Researchers found microplastics in the gut of an animal on one of the most remote islands in the world

By Ally Mauch
June 25, 2020 04:12 PM
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E. Bergami et al/The Royal Society

Scientists have found microplastics inside the gut of a small animal on one of the world's most remote islands in the Antarctic, according to a new study published Wednesday.

The discovery marks the first time microplastics have been found in Antarctica’s food chain, which is already fragile due to the rising threat of global climate change.

Microplastics are defined by the U.S. National Oceanic and Atmospheric Administration (NOAA) as any type of plastic fragment that is less than 5 mm in length.

Microplastics were recently found in a small invertebrate animal, officially called the "Cryptopygus antarcticus," that lives in the soil of the Antarctic. The traces of microplastics found inside these tiny animals, also called springtails, are indicative of a larger problem — plastic pollution may have "deeply" infiltrated Antarctica's food system, according to the study’s authors.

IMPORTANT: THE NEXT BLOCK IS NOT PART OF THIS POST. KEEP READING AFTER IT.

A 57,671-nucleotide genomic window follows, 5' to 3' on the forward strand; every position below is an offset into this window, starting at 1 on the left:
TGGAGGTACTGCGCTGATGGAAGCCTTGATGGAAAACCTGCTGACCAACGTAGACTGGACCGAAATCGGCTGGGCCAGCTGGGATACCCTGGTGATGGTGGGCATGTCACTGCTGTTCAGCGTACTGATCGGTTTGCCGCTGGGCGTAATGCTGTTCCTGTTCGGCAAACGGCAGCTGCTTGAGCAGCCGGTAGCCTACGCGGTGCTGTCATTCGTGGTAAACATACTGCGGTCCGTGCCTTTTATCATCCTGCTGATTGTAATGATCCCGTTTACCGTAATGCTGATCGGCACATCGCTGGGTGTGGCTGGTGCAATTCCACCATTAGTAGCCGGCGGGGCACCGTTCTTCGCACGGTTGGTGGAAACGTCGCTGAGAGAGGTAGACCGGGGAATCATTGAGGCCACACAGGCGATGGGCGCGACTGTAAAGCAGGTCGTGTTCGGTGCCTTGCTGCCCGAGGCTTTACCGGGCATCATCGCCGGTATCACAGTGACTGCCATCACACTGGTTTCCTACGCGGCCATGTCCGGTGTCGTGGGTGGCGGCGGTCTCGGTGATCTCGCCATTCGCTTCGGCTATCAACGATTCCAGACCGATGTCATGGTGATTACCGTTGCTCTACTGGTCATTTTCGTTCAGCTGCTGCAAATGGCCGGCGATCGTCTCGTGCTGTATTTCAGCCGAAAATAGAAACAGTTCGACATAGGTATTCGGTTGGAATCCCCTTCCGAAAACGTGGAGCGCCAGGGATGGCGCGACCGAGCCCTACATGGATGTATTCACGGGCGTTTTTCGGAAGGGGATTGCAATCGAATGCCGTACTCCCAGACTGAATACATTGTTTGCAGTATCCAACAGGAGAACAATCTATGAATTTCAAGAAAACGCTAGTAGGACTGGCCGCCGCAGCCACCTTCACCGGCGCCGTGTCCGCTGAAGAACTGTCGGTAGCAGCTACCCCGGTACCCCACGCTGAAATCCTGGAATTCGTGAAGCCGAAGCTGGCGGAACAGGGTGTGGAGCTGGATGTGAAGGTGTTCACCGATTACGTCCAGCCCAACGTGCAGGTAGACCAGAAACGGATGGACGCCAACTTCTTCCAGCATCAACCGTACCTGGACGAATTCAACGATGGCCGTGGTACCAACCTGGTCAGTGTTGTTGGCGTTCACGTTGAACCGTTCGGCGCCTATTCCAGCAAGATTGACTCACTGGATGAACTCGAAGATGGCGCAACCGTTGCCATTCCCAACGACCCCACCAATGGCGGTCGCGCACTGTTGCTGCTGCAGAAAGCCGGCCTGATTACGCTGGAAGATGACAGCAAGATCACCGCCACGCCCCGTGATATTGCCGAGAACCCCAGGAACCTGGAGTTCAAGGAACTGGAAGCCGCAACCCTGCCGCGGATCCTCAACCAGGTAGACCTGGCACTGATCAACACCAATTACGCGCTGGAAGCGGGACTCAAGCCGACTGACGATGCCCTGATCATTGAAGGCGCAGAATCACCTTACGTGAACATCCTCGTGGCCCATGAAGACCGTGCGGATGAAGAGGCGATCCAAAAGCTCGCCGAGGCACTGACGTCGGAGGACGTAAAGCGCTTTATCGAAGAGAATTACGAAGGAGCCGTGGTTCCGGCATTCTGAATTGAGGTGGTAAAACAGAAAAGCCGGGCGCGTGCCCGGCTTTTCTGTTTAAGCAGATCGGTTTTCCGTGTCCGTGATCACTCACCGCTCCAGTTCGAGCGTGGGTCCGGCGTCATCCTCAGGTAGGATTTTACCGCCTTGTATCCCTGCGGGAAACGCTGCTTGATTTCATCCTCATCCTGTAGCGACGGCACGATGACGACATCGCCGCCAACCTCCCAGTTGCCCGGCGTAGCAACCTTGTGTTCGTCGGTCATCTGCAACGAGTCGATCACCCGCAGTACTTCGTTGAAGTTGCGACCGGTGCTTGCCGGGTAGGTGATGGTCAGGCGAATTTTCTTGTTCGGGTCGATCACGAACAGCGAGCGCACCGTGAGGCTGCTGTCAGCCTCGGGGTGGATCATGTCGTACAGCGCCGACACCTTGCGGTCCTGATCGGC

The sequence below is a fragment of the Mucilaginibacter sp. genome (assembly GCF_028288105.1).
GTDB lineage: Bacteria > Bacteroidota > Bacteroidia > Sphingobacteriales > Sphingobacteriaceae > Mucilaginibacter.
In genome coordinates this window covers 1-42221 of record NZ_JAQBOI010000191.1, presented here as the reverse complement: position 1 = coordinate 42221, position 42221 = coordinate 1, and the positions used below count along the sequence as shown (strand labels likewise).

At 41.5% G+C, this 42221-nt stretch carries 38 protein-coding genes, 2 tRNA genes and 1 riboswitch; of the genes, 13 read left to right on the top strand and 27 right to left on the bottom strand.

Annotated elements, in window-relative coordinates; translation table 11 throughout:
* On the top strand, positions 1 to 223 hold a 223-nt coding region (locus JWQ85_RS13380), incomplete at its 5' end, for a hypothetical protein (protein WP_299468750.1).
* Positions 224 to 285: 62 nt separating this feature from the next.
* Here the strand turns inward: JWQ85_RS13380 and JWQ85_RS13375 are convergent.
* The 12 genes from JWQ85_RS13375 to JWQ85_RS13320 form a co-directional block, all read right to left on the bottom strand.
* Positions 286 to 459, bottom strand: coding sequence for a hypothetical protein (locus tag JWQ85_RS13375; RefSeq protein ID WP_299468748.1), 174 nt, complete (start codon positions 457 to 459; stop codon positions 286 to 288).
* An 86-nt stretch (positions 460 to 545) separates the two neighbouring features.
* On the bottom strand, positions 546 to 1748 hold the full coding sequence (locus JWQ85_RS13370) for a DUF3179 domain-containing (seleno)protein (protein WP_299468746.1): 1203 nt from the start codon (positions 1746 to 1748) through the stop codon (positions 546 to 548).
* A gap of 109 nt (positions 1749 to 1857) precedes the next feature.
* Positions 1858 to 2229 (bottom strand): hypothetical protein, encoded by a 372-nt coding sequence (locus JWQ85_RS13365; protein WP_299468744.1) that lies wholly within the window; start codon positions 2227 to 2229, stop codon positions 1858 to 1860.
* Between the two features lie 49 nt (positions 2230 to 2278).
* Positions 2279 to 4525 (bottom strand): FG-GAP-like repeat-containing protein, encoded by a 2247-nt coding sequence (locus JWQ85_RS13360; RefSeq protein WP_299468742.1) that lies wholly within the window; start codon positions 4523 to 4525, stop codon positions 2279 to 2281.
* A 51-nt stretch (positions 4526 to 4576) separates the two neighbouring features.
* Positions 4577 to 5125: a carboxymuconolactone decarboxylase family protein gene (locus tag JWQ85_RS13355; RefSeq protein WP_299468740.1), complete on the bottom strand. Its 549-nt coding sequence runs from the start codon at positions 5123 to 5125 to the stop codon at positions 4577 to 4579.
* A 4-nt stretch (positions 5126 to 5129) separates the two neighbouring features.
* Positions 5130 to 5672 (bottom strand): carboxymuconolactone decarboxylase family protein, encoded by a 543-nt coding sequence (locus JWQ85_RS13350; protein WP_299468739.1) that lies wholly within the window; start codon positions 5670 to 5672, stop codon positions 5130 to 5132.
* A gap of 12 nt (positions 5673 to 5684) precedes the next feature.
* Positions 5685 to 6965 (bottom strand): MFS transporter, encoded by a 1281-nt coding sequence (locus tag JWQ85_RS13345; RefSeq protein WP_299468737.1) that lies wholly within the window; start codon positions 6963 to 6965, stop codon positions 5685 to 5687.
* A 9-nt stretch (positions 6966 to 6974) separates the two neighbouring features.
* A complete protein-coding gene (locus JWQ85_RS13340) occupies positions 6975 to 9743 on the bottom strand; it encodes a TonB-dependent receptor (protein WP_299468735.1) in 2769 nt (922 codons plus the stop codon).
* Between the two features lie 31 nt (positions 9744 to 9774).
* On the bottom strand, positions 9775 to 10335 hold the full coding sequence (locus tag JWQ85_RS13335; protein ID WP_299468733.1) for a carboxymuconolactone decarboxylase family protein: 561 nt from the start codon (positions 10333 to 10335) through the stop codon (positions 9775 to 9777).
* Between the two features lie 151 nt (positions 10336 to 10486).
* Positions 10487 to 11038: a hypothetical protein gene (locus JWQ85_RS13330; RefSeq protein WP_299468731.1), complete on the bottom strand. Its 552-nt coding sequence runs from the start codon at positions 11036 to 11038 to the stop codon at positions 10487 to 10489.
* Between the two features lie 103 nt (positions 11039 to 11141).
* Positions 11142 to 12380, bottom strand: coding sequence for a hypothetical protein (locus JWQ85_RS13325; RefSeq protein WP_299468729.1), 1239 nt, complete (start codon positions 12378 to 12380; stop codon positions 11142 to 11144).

E. Bergami et al/The Royal Society

"Plastics are thus entering the short Antarctic terrestrial food webs and represent a new potential stressor to polar ecosystems already facing climate change and increasing human activities," the authors wrote in the study, published in the scientific journal Biology Letters.

The team of researchers from Italy and Ireland collected the samples from a piece of polystyrene foam on King George Island, just north of the Antarctic continent. They believe the springtails ingested the plastic while feeding on their normal sustenance, the moss, lichens and algae that covered the piece of foam.

Elisa Bergami, a researcher at the University of Siena in Italy who led the project, explained their decision to take the samples back for testing when speaking to CNN.

"I was anxious about plastic debris stranded along the coast because we wanted to understand the pathways of plastic in this remote environment," she said.

Another one of the study’s authors, Tancredi Caruso, told the outlet that their discovery raises concerns for the entire Antarctic ecosystem.

“For a long time, there's been some underestimation of the potential negative role of plastics in ecosystems," Caruso, an associate professor at University College Dublin, said.